Press Release: Fresh Talent – Spring Fling Champions the Next Generation10th April 2017
Pop art, feminism, farming and photography – working towards a sustainable cultural economy for Dumfries and Galloway
Spring Fling is giving the next generation of painters, photographers and designers the chance to present their work to a large new audience.
The under 30s selected to take part in Scotland’s premier open studios visual art and craft event include mixed media artist Emily Cooper (22) and photographer Caroline McQuistin (21).
The 15th annual Spring Fling will see artists and makers across Dumfries and Galloway throw open their doors to around 13,500 visitors from 27 to 29 May.
While many participants have established national and international reputations, Spring Fling is keen to encourage emerging talent. This is partly to help tackle the decline in the number of under 30s living and working in the region (see http://bit.ly/2nSaEKX).
Many younger people leave the area in search of career opportunities.
However some young artists, such as former Dumfries High School student Emily, are bucking the trend.
She said: “Spring Fling really helps because it attracts people to the area for the open studios weekend and provides a showcase for people like me to exhibit their work to a much larger audience.”
Emily is also part of Blueprint100, a locally based group for emerging artists, and believes there are now enough initiatives in the area to support a creative community of under 30s.
One piece by Emily, called Blanket Term, has attracted attention because of its innovative combination of styles and materials – including a pop art inspired woman surrounded by the shards of a smashed Snoopy mirror.
It has highlighted a series of challenges faced by young artists.
Emily said: “Pop art has always interested me as a style and a time period. I like to experiment with materials and styles, and a lot of the work I do is about female body image and gender equality.
“But I’ve found that it’s often more difficult to be taken seriously as an artist if you are a woman, and particularly a young woman who wears makeup.
“It can also be difficult to be seen as a feminist – particularly by men – if you wear makeup.
“I remember standing next to a man who was looking at Blanket Term and telling me that the artist could not be a feminist because of the woman’s makeup. Nothing I said would convince him – he didn’t know it was my painting.”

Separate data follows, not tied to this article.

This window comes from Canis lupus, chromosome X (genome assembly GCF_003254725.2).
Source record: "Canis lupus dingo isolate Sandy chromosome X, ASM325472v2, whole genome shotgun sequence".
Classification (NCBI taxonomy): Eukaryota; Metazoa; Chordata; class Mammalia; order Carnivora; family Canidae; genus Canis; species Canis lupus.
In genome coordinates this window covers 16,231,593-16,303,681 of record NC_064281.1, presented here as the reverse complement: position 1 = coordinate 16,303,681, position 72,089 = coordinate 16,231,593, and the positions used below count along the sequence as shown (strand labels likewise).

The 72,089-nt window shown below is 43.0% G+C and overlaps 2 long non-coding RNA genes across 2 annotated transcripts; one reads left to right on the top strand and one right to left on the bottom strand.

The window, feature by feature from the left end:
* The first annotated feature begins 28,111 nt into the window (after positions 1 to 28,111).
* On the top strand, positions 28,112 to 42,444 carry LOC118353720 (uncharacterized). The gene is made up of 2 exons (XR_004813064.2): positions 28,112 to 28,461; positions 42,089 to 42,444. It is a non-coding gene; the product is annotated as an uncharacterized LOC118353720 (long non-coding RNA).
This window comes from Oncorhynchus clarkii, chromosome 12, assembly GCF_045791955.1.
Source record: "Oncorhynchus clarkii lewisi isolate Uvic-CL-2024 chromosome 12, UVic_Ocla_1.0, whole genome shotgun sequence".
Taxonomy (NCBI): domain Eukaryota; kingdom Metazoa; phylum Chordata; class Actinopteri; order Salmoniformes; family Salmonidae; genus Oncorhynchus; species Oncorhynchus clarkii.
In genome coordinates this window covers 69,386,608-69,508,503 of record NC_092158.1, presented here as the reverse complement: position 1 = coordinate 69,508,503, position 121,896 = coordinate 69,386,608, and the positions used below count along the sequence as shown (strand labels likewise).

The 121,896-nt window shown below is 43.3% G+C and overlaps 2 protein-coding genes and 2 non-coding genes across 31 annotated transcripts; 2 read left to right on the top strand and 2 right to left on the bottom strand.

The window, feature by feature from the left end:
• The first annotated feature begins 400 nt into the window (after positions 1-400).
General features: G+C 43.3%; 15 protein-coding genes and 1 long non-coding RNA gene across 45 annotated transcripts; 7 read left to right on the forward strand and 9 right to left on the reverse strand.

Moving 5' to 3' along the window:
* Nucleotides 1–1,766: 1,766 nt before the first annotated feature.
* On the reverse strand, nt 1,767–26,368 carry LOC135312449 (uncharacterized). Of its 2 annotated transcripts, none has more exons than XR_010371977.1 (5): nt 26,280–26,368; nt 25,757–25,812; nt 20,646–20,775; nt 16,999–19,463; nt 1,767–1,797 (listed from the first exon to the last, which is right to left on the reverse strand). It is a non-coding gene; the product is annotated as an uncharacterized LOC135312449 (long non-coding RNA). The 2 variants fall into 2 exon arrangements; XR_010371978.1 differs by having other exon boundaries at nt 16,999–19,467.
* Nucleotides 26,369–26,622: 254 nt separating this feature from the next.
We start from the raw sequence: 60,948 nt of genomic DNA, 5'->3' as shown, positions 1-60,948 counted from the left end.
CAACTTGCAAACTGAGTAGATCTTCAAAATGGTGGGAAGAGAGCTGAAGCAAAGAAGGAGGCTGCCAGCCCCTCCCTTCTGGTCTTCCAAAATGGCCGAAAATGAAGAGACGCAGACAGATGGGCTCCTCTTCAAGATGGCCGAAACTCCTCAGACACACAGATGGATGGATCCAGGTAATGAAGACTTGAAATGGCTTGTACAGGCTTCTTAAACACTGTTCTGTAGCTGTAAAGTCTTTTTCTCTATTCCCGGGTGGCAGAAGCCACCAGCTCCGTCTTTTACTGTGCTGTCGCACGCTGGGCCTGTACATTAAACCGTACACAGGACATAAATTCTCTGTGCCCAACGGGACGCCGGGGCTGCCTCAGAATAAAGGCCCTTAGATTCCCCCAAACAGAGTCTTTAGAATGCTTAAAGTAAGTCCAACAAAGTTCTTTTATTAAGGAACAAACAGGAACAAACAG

Maintaining links with young people who have moved elsewhere is also important, as it keeps the way open for them to return at a later date.
Caroline McQuistin whose parents are Dumfries and Galloway farmers but who is currently studying at Edinburgh Napier University, is uncertain about where she will end up and is soon off to the USA for a teaching role and road trip.
Her ultimate ambition would be to work for a magazine such as National Geographic. But Dumfries and Galloway, and her parents’ farm near New Luce, have a constant draw for her.
She said: “My portfolio for my university application was pictures of our farm. Later I did a university project ‘good with their hands’ where I went back to the farm and created a photo story.
“I even had to give up my part-time job, which isn’t easy as a student, because I needed more time for photo shoots. To be honest I don’t think I’ll ever stop taking photos there.”
Caroline is also interested in the themes of minorities, gender roles and equality – she has previously photographed a woman livestock auctioneer, who was one of just two in Scotland at the time.
According to the National Records of Scotland some 14.5% of the Dumfries and Galloway population are 16-29, compared to 18.2% for Scotland as a whole. Those aged 60 and over make up 31.5% compared to a Scottish average of 24.2%.
Joanna Macaulay, Events and Exhibitions Manager for Upland Arts Development, which runs Spring Fling, said: “Spring Fling is constantly championing emerging artists and makers.
“Careers in the visual arts or craft can be very fulfilling, but it can be incredibly tough to get started and all the more so in a rural area.
“It’s hugely important to provide opportunities for young people who want to build a career here, and to maintain links with those who move away as they will often want to return in future years.
“The value isn’t just for the artists and their families, but for the whole of the region as it strives to regenerate and build a sustainable economy.
“With the decline in so many traditional industries, the arts and culture stand out as an area in which Dumfries and Galloway can thrive, but that can only happen if we support each new generation.”
Upland also runs Emerge, a scheme for artists of 25 and younger which provides mentoring, a £1,000 bursary and the chance to exhibit in the event.
Out with the open studios event Upland further champions youth development through schools workshops and Modern Makers, a programme for a small group of young people to work with a professional maker learning craft skill and direct experience of an artisan business. This year's Makers are working with local potters Fitch & McAndrew (Studio 29).
Where the to find some of the Spring Fling under 30s:
- Emily Cooper, mixed media – Gracefield Arts Centre, Dumfries
- Luke Fitch, portrait painter – Solway House, Crichton Campus, Dumfries
- Morgan Hardie – Gracefield Arts Centre, Dumfries
- Rosie Reid, textile design – WASPS studios, Kirkcudbright
- Caroline McQuistin, photographer – Mill on the Fleet, Gatehouse of Fleet
- Fraser Irvine, landscape artist – Solway House, Crichton Campus, Dumfries
- Ryan Gillan, animal themed digital artworks – WASPS studios, Kirkcudbright
- Suzi Plunkett, illustrator – WASPS studios, Kirkcudbright
- Terri Campbell, jewellery maker – Thornhill
- Kate Timney, illustrator and visual artist – Wigtown.
For full details of everyone taking part in Spring Fling see the website at www.spring-fling.co.uk.